Wadsworth, for example, is hoping to design custom tours or events for employee groups focused on particular topics.

Perhaps most important to Wadsworth's mission, Loughman has focused on exhibiting fine art and increasing access to it.

Nearly 3,000 Hartford households have registered for his signature "Wadsworth Welcome" program, which provides free admission to city residents.

Special exhibits also receive top attention.

"They're the catalyst for many, many visits, and often for first-time visits," he said.

Loughman said he also wants to leverage the benefits of a surrounding neighborhood that looks very different and much busier than it did just five years ago.

The arrival of UConn has invigorated Prospect Street, which runs along the backside of the Wadsworth. Loughman has made a point of trying to present the museum's best face to the newly bustling street.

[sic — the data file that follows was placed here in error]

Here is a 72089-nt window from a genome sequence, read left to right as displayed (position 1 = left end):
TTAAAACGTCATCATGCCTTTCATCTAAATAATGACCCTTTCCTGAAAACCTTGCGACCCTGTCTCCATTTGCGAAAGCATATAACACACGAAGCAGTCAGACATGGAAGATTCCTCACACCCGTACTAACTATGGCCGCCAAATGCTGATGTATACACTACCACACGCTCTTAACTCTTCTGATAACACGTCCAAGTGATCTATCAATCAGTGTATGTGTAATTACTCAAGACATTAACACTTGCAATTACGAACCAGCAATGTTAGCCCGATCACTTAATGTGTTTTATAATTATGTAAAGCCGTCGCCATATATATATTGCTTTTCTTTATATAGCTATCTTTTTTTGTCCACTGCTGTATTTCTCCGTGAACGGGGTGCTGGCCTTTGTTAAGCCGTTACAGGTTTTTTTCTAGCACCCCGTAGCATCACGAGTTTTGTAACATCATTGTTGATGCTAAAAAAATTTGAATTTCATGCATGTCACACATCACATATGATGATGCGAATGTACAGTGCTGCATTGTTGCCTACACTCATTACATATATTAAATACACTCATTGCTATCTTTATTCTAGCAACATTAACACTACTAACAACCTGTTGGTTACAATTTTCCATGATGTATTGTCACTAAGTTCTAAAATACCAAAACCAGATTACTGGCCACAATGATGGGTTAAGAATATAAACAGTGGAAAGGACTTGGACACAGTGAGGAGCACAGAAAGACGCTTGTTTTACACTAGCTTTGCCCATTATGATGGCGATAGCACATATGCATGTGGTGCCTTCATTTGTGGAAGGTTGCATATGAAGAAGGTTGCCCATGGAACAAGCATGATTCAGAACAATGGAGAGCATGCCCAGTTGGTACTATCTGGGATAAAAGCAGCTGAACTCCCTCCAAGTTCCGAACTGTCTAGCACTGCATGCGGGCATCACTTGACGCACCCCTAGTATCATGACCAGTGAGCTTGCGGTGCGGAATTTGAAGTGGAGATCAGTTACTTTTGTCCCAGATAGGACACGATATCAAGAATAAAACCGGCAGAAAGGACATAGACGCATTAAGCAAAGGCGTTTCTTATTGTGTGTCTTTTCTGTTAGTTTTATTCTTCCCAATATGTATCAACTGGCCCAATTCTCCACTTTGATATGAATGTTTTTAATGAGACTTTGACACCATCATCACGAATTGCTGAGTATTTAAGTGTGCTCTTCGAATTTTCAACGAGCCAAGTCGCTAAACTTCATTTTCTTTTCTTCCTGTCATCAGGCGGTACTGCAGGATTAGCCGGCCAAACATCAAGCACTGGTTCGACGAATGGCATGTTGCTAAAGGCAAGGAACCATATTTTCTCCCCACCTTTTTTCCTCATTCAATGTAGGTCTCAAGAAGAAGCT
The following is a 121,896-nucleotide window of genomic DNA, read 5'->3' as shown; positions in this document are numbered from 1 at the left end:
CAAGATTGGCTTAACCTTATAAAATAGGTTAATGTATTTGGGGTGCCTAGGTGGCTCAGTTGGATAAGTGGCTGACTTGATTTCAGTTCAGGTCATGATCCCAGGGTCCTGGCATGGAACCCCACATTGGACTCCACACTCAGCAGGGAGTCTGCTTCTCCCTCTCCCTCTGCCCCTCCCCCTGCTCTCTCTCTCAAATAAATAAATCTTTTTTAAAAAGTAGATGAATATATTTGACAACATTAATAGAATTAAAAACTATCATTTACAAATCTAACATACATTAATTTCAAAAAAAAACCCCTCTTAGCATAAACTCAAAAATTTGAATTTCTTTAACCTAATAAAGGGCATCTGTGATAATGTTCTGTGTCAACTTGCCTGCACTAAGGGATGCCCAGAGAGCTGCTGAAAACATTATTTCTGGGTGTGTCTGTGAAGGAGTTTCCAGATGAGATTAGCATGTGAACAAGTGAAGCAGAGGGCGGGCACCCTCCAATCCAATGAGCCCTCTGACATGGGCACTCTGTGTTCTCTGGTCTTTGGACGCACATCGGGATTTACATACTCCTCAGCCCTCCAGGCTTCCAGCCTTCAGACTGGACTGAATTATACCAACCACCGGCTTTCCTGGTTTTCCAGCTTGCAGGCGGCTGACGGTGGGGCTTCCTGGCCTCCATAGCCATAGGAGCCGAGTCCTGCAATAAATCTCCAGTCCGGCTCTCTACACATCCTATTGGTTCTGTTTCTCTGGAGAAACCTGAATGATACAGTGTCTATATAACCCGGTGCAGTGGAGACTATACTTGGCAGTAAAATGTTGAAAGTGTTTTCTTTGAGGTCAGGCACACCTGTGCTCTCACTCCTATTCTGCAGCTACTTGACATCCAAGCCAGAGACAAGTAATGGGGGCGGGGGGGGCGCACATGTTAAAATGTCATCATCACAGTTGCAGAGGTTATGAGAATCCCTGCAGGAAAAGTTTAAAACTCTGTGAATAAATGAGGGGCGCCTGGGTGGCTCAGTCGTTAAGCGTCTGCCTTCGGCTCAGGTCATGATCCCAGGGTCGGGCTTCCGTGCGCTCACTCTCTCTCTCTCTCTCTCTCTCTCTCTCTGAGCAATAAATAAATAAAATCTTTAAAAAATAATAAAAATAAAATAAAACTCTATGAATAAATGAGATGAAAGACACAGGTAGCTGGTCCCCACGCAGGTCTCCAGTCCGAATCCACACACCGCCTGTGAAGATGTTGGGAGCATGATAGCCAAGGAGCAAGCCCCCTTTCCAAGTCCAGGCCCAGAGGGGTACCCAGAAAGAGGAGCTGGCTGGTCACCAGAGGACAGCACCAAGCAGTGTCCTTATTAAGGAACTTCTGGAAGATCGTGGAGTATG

The museum recently dressed up its UConn-facing facade with fresh signage, including a portrait of a bemused-looking Daniel Wadsworth stationed in a second-floor window.

"Instead of this being the side of the building with the garbage cans, it should be the side of the building that's welcoming, and something that incites curiosity," Loughman said.

Wadsworth also invested nearly $100,000 to renovate its restaurant. The renamed Untitled (2017) Café reopened in September and is run by Mills Restaurant Group, which operates six other restaurants in the area, including the nearby Republic at the Linden.

Loughman also said Wadsworth is in talks with UConn to provide classroom space for its arts administration master's degree program, currently in Storrs.

The collaboration would require renovating a second-floor storage area. Loughman said the space could be ready sometime during the upcoming academic year.

UConn spokeswoman Stephanie Reitz declined to comment on any potential arrangement.

"While we're not in a position to talk publicly about the conversations, we're grateful to the Wadsworth and the many other institutions in downtown Hartford whose support is helping make the campus such a vibrant, successful place," Reitz said.